It’s tax season, so police departments around the country often see a spike in mail thefts. Identity thieves will be looking for W-2s and other tax forms being delivered to homes.
W-2s include names, addresses, and Social Security numbers. That’s all the information needed for someone to steal a person’s identity, open up credit cards in their name, and tap into their bank and other personal accounts.
Consumers can take actions to reduce the chances of mail being stolen.
- Talk with your employer about picking up your W-2 form in person, or ask them to send an electronic W-2 statement through a secure system rather than through the mail.
- Ask your employer to notify you when W-2 statements are being mailed so you can arrange for your mail to be picked up immediately in the days following them being mailed.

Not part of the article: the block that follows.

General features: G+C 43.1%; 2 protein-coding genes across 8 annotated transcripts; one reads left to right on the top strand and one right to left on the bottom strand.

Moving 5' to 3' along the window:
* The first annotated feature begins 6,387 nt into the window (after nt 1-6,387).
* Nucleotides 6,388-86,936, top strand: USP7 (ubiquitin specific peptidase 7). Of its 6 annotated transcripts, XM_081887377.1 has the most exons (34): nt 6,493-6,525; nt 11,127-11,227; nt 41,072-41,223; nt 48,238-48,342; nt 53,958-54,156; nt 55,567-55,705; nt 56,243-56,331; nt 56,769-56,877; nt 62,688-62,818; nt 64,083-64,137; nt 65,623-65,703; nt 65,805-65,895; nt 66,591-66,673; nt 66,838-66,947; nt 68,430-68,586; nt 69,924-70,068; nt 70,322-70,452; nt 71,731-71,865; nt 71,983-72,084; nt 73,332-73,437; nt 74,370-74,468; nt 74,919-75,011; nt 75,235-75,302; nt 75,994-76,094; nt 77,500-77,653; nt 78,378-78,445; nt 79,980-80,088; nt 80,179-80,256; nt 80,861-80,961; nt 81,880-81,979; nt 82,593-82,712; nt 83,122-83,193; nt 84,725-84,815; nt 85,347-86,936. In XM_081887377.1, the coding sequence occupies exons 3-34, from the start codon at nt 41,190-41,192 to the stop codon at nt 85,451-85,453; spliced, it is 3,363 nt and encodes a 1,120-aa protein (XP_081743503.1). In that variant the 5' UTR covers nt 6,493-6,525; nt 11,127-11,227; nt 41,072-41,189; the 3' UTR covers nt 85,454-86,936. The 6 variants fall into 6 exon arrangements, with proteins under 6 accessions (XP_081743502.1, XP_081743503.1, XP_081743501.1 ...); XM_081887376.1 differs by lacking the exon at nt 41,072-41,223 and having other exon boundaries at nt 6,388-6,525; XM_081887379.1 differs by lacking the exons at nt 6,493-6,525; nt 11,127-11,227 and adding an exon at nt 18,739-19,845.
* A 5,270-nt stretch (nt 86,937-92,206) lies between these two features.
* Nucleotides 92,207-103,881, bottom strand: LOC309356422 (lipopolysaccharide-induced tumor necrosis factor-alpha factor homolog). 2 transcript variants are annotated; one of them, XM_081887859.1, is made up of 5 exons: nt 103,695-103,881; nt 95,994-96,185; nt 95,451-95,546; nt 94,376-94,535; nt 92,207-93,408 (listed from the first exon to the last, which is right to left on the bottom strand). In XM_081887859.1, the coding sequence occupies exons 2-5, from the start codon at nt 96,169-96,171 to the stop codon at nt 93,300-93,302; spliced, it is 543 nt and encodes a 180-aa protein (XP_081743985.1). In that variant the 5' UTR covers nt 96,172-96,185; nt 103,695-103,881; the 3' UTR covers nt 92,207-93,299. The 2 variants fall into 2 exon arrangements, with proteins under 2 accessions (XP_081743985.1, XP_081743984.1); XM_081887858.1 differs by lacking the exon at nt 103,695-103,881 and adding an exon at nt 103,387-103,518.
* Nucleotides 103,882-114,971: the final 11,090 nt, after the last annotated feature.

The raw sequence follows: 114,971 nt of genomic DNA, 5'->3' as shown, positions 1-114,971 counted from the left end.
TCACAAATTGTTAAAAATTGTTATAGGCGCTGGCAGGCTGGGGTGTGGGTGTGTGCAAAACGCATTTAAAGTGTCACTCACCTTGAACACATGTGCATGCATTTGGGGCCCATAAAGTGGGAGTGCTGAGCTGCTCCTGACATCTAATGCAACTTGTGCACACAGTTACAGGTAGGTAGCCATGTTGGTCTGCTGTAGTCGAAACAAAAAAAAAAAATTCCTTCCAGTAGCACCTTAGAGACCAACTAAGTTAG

- If you don't receive your W-2 form when expected, contact your employer immediately.
- If you see suspicious behavior or a mail thief at work immediately call 9-1-1. Note vehicle description and license plate number if possible.
- If you believe your mail has been stolen, call the police at 651-767-0640.
- Report all suspected mail theft to the U.S. Postal Service at 1-877-876-2455, ext. 3.
- Talk with your neighbors or work with your neighborhood watch program. Watch each other's mailboxes (as well as homes).
- Consider purchasing a locking mailbox, where mail can be dropped in but requires a key for mail to be taken out.
- Consider renting a post office box rather than having mail delivered to your home.
If you believe you may be a victim of identity theft contact the Social Security Fraud Hotline at 1-800-269-0271. Also contact the three major credit bureaus and request an alert be put on your file. They will request your social security number.